2021 Scholarship Recipients

Congratulations to the 2021 AAUW Longmont scholarship recipients, each receiving a $1,500 award.

Sydney Bell currently attends the Colorado School of Mines and is working toward a degree in Mechanical Engineering. She strives to be an example for girls to pursue careers in underrepresented fields and recorded a video to promote Energy Academy at Mead High School.  Sydney is a regular volunteer at OUR Center in Longmont and has worked as a lifeguard at the Longmont Recreation Center and King Soopers, where she filled and delivered orders for customers not comfortable shopping after the pandemic shutdown.  In her spare time, she loves to waterski and be outdoors.  She is involved in the Society of Women Engineers as well as the American Society of Mechanical Engineers.  

Aurora Rangel is a graduate of Frederick High School where she excelled in the Biomed Science Academy.  Her mother’s struggle with cancer solidified her plans to attend Mount Saint Mary’s University in Los Angeles to study nursing. She considered attending medical school but prefers the contact with patients and their families and making a difference in their lives.  Aurora’s volunteer focus has been significant.  During the pandemic, she created a free, after school math tutoring program for the Frederick K-8 and middle schools and previously had created literacy kits for low-income preschoolers, designed the slideshow for Boulder County’s Relay for Life and much more.  Aurora serves as a counselor at Camp Kesem which serves children of parents with cancer and routinely raises funds for vaccination and first-responder programs.    During high school, she also participated in volleyball, Key Club, National Honor Society, and Link Crew.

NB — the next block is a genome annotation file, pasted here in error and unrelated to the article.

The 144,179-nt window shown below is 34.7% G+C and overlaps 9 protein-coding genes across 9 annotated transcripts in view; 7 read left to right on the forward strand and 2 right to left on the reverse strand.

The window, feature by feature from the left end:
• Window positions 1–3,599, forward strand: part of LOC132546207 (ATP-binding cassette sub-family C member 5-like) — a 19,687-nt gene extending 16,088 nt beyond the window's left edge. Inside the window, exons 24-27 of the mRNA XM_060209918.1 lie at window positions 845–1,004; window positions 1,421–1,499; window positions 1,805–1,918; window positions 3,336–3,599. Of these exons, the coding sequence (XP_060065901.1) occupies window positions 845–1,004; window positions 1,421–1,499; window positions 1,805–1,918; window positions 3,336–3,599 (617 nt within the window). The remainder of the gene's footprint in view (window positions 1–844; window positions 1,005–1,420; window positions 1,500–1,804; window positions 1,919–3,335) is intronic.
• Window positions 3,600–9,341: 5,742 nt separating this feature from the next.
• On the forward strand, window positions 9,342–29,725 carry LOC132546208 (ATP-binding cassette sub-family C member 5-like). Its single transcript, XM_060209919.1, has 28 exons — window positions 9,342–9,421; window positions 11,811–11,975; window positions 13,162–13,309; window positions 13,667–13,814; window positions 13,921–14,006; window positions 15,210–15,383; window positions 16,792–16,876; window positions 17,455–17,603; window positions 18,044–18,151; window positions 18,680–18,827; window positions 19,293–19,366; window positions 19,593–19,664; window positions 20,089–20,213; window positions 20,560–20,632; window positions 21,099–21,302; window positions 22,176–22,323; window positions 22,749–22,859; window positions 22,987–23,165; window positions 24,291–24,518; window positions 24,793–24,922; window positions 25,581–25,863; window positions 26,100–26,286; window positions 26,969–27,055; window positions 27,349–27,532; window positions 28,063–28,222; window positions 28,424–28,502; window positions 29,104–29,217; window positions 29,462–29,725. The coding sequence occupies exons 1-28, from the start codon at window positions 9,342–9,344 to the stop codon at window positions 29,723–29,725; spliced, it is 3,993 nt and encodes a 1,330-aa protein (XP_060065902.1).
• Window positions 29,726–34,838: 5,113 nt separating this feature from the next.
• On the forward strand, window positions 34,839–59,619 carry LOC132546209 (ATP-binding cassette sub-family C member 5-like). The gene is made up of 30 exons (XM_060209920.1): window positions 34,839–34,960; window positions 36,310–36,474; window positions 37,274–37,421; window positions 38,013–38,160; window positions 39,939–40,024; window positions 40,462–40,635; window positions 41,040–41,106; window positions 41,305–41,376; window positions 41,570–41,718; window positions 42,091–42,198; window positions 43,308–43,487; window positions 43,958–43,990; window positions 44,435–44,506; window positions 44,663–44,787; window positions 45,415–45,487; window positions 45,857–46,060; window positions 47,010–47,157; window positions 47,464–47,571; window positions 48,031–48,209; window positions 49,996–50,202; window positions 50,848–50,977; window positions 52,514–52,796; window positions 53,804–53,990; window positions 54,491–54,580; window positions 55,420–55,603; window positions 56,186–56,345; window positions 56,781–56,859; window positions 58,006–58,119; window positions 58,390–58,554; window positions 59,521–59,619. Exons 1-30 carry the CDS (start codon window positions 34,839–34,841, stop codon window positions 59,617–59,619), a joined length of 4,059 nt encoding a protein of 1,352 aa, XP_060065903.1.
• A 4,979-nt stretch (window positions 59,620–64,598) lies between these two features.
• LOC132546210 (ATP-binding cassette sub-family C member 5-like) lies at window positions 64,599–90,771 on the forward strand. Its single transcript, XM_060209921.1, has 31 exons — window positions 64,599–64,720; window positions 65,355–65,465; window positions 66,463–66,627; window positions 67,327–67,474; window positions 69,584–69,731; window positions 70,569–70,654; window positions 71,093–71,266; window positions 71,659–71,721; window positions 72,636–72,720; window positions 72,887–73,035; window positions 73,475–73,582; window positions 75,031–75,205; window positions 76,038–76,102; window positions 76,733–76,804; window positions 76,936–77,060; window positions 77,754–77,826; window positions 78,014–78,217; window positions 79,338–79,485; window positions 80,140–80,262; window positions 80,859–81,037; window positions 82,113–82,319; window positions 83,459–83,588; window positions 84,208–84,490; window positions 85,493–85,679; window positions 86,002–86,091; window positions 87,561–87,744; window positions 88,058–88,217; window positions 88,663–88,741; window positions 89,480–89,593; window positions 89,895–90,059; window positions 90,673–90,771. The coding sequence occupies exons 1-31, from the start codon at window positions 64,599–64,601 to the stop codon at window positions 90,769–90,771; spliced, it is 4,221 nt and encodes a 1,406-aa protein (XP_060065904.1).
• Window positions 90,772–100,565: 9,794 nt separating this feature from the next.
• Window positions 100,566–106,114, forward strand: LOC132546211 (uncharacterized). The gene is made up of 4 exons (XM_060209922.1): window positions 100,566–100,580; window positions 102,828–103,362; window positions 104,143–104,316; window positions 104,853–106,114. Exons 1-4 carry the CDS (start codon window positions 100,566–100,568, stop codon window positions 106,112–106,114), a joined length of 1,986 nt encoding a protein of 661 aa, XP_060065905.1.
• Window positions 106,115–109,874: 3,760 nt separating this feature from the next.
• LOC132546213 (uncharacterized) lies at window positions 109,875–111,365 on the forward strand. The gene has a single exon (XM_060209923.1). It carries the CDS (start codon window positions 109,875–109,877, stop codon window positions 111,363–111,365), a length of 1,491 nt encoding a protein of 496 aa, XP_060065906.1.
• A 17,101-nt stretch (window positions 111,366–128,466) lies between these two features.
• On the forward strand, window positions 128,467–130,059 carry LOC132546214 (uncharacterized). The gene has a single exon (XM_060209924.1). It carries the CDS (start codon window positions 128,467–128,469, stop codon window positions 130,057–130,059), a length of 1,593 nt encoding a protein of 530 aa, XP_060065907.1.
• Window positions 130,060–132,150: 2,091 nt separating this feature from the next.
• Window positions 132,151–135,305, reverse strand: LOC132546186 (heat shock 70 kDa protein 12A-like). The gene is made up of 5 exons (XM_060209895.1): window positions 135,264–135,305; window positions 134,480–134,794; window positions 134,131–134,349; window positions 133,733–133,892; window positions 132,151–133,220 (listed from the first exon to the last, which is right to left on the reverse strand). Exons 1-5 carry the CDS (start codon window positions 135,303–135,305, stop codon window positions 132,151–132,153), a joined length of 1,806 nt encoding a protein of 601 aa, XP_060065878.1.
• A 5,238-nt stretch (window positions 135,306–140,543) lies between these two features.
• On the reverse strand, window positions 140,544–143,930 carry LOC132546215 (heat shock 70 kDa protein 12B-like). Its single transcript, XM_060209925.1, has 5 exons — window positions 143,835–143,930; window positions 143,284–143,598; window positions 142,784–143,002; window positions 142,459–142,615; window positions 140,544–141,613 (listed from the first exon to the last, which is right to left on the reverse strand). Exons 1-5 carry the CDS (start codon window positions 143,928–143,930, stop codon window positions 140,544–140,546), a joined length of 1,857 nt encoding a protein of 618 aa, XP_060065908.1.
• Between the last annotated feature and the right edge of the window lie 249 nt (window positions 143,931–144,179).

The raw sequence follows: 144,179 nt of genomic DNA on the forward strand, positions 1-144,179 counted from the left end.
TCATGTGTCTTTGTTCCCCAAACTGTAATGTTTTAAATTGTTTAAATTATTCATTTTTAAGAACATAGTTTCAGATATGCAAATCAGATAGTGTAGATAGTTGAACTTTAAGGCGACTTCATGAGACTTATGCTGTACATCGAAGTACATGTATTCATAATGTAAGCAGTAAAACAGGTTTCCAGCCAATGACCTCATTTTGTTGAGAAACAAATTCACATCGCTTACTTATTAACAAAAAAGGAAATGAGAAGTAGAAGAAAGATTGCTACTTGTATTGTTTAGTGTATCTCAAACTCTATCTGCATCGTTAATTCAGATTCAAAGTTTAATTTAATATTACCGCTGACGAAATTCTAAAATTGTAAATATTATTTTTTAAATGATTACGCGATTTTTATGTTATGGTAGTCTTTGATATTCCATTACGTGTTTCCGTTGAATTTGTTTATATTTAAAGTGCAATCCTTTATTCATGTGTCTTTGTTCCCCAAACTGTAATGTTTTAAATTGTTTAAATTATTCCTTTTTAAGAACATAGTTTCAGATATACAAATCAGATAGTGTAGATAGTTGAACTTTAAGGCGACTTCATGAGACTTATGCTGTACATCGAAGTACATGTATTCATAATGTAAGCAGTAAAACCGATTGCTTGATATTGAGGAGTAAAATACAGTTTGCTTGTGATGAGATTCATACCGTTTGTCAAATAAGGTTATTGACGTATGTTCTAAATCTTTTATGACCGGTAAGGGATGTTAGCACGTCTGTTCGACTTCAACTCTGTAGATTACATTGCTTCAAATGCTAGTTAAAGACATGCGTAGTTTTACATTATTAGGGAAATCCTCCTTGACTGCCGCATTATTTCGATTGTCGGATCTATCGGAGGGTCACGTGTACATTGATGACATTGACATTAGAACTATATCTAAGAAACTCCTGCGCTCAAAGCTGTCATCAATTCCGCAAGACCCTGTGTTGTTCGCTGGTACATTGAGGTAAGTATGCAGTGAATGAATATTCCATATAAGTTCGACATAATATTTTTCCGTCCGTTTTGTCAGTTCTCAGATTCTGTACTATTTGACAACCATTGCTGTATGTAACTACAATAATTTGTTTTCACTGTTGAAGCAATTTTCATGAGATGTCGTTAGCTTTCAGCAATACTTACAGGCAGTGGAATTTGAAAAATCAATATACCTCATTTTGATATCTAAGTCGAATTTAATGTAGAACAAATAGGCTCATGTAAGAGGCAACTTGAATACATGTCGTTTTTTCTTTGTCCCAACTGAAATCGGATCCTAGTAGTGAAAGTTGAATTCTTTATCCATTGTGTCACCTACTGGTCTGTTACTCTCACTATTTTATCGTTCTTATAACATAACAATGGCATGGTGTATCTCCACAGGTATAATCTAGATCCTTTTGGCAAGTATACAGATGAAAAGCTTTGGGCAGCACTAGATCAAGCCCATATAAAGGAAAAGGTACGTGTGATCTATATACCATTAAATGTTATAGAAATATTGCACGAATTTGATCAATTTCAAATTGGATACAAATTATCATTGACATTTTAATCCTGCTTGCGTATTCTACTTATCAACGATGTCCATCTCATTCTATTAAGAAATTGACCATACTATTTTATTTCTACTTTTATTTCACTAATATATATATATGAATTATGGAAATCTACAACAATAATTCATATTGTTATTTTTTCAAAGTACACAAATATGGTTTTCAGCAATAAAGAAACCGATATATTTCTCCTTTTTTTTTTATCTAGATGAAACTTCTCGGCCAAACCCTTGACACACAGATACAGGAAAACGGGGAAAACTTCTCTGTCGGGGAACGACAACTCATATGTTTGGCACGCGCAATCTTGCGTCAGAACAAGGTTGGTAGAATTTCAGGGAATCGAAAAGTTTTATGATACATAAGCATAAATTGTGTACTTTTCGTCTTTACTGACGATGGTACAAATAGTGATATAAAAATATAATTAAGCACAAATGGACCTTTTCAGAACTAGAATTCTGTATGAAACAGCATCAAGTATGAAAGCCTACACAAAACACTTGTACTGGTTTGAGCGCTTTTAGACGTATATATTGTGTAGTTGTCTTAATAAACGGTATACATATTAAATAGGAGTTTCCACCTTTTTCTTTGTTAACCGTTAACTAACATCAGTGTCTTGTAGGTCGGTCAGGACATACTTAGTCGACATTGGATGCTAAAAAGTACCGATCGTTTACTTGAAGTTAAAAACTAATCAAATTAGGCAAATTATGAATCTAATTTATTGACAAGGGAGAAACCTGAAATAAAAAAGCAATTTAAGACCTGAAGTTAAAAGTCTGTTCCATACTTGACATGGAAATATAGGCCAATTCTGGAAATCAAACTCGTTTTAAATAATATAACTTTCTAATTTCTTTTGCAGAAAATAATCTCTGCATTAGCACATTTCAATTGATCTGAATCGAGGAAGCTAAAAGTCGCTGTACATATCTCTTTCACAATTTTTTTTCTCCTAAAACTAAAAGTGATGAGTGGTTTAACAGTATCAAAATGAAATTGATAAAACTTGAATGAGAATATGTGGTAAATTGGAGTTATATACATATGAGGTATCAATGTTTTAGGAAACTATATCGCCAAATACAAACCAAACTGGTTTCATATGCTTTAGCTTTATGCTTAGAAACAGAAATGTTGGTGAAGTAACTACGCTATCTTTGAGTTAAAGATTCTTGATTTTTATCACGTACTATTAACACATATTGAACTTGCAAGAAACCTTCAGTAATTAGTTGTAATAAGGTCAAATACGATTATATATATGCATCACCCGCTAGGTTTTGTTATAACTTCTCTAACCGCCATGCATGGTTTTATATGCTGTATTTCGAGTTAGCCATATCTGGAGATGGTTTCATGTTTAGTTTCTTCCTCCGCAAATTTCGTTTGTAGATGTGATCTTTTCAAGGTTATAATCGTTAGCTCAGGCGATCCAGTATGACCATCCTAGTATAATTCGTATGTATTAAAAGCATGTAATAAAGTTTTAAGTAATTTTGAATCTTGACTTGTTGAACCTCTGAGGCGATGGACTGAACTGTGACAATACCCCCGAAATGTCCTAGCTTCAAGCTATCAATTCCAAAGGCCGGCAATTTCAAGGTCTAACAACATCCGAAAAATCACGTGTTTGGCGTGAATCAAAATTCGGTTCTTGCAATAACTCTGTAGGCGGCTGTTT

In our recipients own words …

Sydney Blackburn, “I have always wanted to be a teacher and find unimaginable joy in being able to influence …”

Annie Birkeland, I want to “be an advocate for linguistic minorities and marginalized persons in society.”

Kendra Brown, “My goal is to become a DNA analyst, not only to solve crimes but to continue to change the stigma that science is only for males.”

Elizabeth McNichols, “Inspired by my mother’s loss of hearing”, I’m pursuing my doctorate to help others avoid what me family went through.